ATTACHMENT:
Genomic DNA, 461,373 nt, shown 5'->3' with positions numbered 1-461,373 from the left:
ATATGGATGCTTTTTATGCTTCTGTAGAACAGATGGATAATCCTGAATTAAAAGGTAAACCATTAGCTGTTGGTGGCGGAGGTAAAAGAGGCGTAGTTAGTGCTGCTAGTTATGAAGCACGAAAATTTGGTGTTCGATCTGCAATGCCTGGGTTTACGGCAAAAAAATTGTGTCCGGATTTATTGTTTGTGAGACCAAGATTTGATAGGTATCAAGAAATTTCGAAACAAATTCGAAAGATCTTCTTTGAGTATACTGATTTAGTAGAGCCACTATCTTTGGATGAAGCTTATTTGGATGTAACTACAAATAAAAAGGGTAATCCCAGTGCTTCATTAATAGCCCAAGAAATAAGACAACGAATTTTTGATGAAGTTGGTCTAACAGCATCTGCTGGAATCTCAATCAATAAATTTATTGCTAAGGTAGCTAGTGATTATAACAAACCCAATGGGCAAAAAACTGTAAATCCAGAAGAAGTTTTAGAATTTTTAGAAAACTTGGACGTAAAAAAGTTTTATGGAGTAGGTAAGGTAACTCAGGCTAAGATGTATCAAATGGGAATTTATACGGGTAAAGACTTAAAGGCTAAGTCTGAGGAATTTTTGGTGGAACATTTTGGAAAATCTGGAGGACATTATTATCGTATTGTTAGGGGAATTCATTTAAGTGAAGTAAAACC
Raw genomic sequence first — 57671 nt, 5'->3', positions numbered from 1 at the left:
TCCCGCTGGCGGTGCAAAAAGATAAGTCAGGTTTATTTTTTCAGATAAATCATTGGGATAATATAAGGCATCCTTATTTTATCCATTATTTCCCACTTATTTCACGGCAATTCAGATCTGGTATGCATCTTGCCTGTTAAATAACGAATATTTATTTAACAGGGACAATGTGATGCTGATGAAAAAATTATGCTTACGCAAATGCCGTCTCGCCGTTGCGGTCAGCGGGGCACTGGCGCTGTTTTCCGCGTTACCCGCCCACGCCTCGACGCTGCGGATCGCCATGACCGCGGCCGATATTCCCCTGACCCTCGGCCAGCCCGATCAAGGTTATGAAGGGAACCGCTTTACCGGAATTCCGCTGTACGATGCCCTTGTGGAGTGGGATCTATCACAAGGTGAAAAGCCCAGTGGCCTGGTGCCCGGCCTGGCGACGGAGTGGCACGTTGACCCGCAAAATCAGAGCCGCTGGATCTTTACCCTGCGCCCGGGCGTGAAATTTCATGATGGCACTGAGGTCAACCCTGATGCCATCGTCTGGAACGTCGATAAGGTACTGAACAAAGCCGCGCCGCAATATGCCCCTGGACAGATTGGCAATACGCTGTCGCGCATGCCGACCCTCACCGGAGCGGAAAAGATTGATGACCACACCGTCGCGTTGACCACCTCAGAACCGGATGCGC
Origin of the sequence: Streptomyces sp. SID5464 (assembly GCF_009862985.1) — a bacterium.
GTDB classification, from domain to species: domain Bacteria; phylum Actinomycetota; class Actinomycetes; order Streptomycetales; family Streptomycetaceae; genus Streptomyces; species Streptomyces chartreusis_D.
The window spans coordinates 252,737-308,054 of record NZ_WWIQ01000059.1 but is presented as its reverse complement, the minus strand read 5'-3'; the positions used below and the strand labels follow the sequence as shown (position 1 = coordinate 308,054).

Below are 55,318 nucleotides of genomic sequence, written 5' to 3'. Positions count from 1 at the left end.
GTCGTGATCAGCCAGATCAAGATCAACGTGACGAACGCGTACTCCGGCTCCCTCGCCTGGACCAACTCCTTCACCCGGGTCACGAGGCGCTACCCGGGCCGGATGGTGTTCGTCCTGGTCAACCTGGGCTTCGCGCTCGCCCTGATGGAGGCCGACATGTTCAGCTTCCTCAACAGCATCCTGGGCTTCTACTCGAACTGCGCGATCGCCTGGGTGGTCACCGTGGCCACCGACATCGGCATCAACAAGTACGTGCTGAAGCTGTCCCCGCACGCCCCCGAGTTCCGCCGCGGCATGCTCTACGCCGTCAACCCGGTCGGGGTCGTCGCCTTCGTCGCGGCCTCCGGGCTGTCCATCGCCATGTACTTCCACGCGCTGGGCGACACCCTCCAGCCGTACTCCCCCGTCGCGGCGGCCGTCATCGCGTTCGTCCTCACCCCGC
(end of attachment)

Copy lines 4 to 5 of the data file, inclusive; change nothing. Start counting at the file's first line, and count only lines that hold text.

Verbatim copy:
TCCCGCTGGCGGTGCAAAAAGATAAGTCAGGTTTATTTTTTCAGATAAATCATTGGGATAATATAAGGCATCCTTATTTTATCCATTATTTCCCACTTATTTCACGGCAATTCAGATCTGGTATGCATCTTGCCTGTTAAATAACGAATATTTATTTAACAGGGACAATGTGATGCTGATGAAAAAATTATGCTTACGCAAATGCCGTCTCGCCGTTGCGGTCAGCGGGGCACTGGCGCTGTTTTCCGCGTTACCCGCCCACGCCTCGACGCTGCGGATCGCCATGACCGCGGCCGATATTCCCCTGACCCTCGGCCAGCCCGATCAAGGTTATGAAGGGAACCGCTTTACCGGAATTCCGCTGTACGATGCCCTTGTGGAGTGGGATCTATCACAAGGTGAAAAGCCCAGTGGCCTGGTGCCCGGCCTGGCGACGGAGTGGCACGTTGACCCGCAAAATCAGAGCCGCTGGATCTTTACCCTGCGCCCGGGCGTGAAATTTCATGATGGCACTGAGGTCAACCCTGATGCCATCGTCTGGAACGTCGATAAGGTACTGAACAAAGCCGCGCCGCAATATGCCCCTGGACAGATTGGCAATACGCTGTCGCGCATGCCGACCCTCACCGGAGCGGAAAAGATTGATGACCACACCGTCGCGTTGACCACCTCAGAACCGGATGCGC
Origin of the sequence: Streptomyces sp. SID5464 (assembly GCF_009862985.1) — a bacterium.